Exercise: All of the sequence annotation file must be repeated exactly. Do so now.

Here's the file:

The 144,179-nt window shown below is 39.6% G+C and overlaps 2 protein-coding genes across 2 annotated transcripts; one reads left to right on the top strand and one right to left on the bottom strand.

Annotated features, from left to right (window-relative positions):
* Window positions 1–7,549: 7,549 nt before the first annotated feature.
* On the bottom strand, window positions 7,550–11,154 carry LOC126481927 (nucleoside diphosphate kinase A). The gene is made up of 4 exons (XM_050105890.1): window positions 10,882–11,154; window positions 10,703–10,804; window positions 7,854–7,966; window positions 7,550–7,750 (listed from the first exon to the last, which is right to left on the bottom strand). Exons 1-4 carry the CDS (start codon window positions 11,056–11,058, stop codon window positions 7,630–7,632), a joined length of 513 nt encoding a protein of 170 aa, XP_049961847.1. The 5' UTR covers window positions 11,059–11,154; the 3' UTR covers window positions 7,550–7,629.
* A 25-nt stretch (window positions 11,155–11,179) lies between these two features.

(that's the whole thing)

The 144,179-nt window shown below is 39.6% G+C and overlaps 2 protein-coding genes across 2 annotated transcripts; one reads left to right on the top strand and one right to left on the bottom strand.

Annotated features, from left to right (window-relative positions):
* Window positions 1–7,549: 7,549 nt before the first annotated feature.
* On the bottom strand, window positions 7,550–11,154 carry LOC126481927 (nucleoside diphosphate kinase A). The gene is made up of 4 exons (XM_050105890.1): window positions 10,882–11,154; window positions 10,703–10,804; window positions 7,854–7,966; window positions 7,550–7,750 (listed from the first exon to the last, which is right to left on the bottom strand). Exons 1-4 carry the CDS (start codon window positions 11,056–11,058, stop codon window positions 7,630–7,632), a joined length of 513 nt encoding a protein of 170 aa, XP_049961847.1. The 5' UTR covers window positions 11,059–11,154; the 3' UTR covers window positions 7,550–7,629.
* A 25-nt stretch (window positions 11,155–11,179) lies between these two features.